This is without a doubt the most pivotal lesson an athlete will learn during a career. I entered college as a freshman thinking I knew everything and left knowing I have a lot to learn. This is a common pattern amongst any athlete going through college. As I learned more about humility I became a better asset to my team and my whole athletic experience was more enjoyable.

There are many misconceptions of what it means to be humble and so most people shy away from it. Humility is not thinking less of yourself, it’s thinking of yourself less. It is realizing the world does not revolve around you and there are a lot of things going on besides your desires, needs, wants, expectations, and beliefs. Humility is being last, and I’m not talking about being the worst player on the team. I’m talking about putting other’s needs ahead of your own.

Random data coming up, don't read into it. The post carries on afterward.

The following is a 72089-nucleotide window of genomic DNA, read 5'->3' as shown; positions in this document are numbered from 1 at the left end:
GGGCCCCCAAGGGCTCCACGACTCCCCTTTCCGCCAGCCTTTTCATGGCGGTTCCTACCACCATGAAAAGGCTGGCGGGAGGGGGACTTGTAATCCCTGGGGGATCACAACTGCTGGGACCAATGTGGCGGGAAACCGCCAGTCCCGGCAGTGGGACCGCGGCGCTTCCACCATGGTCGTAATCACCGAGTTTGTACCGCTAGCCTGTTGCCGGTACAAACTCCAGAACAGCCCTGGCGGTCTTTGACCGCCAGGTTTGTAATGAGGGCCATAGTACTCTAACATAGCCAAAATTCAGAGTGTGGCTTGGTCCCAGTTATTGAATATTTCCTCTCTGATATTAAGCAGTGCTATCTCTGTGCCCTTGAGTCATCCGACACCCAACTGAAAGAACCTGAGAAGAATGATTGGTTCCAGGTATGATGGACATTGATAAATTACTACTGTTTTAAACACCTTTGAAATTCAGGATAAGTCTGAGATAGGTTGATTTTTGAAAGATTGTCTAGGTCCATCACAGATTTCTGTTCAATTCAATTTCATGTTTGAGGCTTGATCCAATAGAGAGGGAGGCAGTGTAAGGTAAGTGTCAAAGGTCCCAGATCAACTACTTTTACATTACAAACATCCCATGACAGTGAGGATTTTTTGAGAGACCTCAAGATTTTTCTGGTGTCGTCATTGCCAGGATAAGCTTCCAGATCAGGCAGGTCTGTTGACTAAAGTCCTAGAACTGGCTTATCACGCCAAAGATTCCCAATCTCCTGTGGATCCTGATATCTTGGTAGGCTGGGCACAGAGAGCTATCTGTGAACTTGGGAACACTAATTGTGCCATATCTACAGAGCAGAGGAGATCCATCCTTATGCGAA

Humility is also about accepting the truth. I have already discussed how the game reveals the truth every day. The arrogant player won’t pay attention to those facts and will continue to believe he is something he’s not. When he keeps fighting the truth he just makes life harder and limits the possibility of becoming the best player he can be.

Unfortunately, when we think of being the best player we can be we automatically think about how many points we can score and how many moves we have in our repertoire. Being the best player means playing to our strengths and recognizing our weaknesses. It’s humbling to admit our limitations, but recognizing them is the first step in exceeding our potential. Humility is about knowing who we are within the context of what we are doing.